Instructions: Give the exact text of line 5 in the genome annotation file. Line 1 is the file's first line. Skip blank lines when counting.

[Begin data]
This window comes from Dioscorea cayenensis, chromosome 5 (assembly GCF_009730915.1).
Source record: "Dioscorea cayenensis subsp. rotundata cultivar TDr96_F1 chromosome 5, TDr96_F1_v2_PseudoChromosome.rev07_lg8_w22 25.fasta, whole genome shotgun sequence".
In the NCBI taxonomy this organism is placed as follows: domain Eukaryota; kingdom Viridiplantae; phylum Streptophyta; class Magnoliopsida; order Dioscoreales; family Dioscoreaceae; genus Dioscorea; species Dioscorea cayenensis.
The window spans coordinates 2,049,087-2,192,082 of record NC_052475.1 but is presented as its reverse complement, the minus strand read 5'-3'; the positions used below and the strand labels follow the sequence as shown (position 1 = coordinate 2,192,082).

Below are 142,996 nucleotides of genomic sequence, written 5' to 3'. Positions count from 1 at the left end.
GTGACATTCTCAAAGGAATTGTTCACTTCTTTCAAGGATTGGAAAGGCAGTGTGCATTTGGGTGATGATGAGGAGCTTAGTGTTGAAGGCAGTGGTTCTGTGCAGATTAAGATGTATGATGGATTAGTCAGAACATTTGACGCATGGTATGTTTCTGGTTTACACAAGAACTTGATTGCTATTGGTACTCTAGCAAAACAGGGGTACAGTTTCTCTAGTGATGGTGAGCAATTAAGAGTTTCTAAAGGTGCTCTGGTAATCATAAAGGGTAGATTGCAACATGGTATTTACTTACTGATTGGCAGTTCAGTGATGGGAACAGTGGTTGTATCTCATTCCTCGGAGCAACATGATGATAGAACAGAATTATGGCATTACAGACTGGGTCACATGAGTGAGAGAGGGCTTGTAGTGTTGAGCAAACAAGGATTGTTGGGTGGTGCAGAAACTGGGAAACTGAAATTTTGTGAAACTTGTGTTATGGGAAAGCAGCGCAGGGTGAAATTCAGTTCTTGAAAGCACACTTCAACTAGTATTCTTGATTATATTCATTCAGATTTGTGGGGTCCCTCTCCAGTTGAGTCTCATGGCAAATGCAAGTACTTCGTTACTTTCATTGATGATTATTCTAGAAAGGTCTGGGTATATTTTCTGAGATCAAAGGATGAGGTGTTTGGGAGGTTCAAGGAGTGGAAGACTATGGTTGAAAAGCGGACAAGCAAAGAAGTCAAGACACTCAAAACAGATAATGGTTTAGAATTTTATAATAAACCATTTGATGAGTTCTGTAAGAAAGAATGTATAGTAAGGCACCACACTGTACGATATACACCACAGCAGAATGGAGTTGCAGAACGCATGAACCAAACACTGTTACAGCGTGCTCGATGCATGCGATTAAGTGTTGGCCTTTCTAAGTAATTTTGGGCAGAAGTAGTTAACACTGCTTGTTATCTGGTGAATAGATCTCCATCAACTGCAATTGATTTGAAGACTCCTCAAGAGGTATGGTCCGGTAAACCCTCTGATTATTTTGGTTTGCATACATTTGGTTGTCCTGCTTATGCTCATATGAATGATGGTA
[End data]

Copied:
Below are 142,996 nucleotides of genomic sequence, written 5' to 3'. Positions count from 1 at the left end.